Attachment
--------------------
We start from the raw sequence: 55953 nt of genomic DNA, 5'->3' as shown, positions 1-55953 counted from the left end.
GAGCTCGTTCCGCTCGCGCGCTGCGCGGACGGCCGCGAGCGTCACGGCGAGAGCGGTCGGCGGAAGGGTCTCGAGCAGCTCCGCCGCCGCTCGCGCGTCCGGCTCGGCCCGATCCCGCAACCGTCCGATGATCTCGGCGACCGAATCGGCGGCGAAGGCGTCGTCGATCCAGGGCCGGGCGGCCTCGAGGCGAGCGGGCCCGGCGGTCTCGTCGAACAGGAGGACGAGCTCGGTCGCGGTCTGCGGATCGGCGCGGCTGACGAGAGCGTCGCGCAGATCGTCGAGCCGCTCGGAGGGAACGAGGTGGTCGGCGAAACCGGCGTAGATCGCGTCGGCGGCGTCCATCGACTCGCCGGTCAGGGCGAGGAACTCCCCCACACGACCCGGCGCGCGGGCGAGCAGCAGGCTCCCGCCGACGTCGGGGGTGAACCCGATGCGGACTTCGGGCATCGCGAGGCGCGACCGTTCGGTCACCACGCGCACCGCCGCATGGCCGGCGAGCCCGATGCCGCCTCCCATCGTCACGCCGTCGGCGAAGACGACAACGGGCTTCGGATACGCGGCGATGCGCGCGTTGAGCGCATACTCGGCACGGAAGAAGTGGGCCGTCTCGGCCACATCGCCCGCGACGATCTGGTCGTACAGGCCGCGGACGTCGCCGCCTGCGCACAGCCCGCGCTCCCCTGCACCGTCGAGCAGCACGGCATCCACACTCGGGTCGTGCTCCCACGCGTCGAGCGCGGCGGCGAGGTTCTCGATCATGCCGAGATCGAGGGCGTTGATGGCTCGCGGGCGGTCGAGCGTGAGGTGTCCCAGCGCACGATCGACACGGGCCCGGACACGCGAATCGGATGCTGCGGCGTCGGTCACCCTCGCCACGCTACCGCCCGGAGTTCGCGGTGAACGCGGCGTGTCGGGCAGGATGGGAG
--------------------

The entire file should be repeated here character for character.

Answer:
We start from the raw sequence: 55953 nt of genomic DNA, 5'->3' as shown, positions 1-55953 counted from the left end.
GAGCTCGTTCCGCTCGCGCGCTGCGCGGACGGCCGCGAGCGTCACGGCGAGAGCGGTCGGCGGAAGGGTCTCGAGCAGCTCCGCCGCCGCTCGCGCGTCCGGCTCGGCCCGATCCCGCAACCGTCCGATGATCTCGGCGACCGAATCGGCGGCGAAGGCGTCGTCGATCCAGGGCCGGGCGGCCTCGAGGCGAGCGGGCCCGGCGGTCTCGTCGAACAGGAGGACGAGCTCGGTCGCGGTCTGCGGATCGGCGCGGCTGACGAGAGCGTCGCGCAGATCGTCGAGCCGCTCGGAGGGAACGAGGTGGTCGGCGAAACCGGCGTAGATCGCGTCGGCGGCGTCCATCGACTCGCCGGTCAGGGCGAGGAACTCCCCCACACGACCCGGCGCGCGGGCGAGCAGCAGGCTCCCGCCGACGTCGGGGGTGAACCCGATGCGGACTTCGGGCATCGCGAGGCGCGACCGTTCGGTCACCACGCGCACCGCCGCATGGCCGGCGAGCCCGATGCCGCCTCCCATCGTCACGCCGTCGGCGAAGACGACAACGGGCTTCGGATACGCGGCGATGCGCGCGTTGAGCGCATACTCGGCACGGAAGAAGTGGGCCGTCTCGGCCACATCGCCCGCGACGATCTGGTCGTACAGGCCGCGGACGTCGCCGCCTGCGCACAGCCCGCGCTCCCCTGCACCGTCGAGCAGCACGGCATCCACACTCGGGTCGTGCTCCCACGCGTCGAGCGCGGCGGCGAGGTTCTCGATCATGCCGAGATCGAGGGCGTTGATGGCTCGCGGGCGGTCGAGCGTGAGGTGTCCCAGCGCACGATCGACACGGGCCCGGACACGCGAATCGGATGCTGCGGCGTCGGTCACCCTCGCCACGCTACCGCCCGGAGTTCGCGGTGAACGCGGCGTGTCGGGCAGGATGGGAG